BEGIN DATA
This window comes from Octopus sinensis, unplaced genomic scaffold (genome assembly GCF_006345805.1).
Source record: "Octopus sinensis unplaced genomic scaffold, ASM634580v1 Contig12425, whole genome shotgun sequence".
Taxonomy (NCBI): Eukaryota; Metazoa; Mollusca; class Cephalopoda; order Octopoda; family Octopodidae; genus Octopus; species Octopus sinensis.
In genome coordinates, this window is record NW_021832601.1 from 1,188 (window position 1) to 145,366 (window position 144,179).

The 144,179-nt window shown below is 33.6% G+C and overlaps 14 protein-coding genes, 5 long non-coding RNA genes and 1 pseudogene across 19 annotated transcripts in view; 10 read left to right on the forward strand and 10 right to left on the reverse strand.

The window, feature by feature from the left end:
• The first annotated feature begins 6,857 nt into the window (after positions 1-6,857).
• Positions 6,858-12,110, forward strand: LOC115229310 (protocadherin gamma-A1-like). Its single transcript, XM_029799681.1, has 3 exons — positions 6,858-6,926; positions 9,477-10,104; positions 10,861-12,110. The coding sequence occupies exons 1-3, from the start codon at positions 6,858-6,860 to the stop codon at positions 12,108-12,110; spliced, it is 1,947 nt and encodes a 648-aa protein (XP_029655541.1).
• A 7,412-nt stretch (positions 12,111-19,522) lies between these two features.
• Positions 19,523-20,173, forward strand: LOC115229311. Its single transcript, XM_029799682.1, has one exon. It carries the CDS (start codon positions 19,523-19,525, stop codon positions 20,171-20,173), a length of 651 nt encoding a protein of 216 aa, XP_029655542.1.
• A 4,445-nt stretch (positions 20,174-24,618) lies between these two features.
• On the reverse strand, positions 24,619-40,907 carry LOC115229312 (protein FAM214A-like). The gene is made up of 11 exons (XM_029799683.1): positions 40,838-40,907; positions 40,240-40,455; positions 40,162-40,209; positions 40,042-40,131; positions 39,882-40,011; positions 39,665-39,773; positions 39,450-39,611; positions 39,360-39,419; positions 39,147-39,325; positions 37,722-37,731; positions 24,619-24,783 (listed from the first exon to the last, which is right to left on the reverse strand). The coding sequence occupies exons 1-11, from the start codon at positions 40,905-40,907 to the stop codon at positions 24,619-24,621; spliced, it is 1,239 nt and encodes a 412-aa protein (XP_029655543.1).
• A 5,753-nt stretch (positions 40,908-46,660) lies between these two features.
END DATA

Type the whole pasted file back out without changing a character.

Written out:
This window comes from Octopus sinensis, unplaced genomic scaffold (genome assembly GCF_006345805.1).
Source record: "Octopus sinensis unplaced genomic scaffold, ASM634580v1 Contig12425, whole genome shotgun sequence".
Taxonomy (NCBI): Eukaryota; Metazoa; Mollusca; class Cephalopoda; order Octopoda; family Octopodidae; genus Octopus; species Octopus sinensis.
In genome coordinates, this window is record NW_021832601.1 from 1,188 (window position 1) to 145,366 (window position 144,179).

The 144,179-nt window shown below is 33.6% G+C and overlaps 14 protein-coding genes, 5 long non-coding RNA genes and 1 pseudogene across 19 annotated transcripts in view; 10 read left to right on the forward strand and 10 right to left on the reverse strand.

The window, feature by feature from the left end:
• The first annotated feature begins 6,857 nt into the window (after positions 1-6,857).
• Positions 6,858-12,110, forward strand: LOC115229310 (protocadherin gamma-A1-like). Its single transcript, XM_029799681.1, has 3 exons — positions 6,858-6,926; positions 9,477-10,104; positions 10,861-12,110. The coding sequence occupies exons 1-3, from the start codon at positions 6,858-6,860 to the stop codon at positions 12,108-12,110; spliced, it is 1,947 nt and encodes a 648-aa protein (XP_029655541.1).
• A 7,412-nt stretch (positions 12,111-19,522) lies between these two features.
• Positions 19,523-20,173, forward strand: LOC115229311. Its single transcript, XM_029799682.1, has one exon. It carries the CDS (start codon positions 19,523-19,525, stop codon positions 20,171-20,173), a length of 651 nt encoding a protein of 216 aa, XP_029655542.1.
• A 4,445-nt stretch (positions 20,174-24,618) lies between these two features.
• On the reverse strand, positions 24,619-40,907 carry LOC115229312 (protein FAM214A-like). The gene is made up of 11 exons (XM_029799683.1): positions 40,838-40,907; positions 40,240-40,455; positions 40,162-40,209; positions 40,042-40,131; positions 39,882-40,011; positions 39,665-39,773; positions 39,450-39,611; positions 39,360-39,419; positions 39,147-39,325; positions 37,722-37,731; positions 24,619-24,783 (listed from the first exon to the last, which is right to left on the reverse strand). The coding sequence occupies exons 1-11, from the start codon at positions 40,905-40,907 to the stop codon at positions 24,619-24,621; spliced, it is 1,239 nt and encodes a 412-aa protein (XP_029655543.1).
• A 5,753-nt stretch (positions 40,908-46,660) lies between these two features.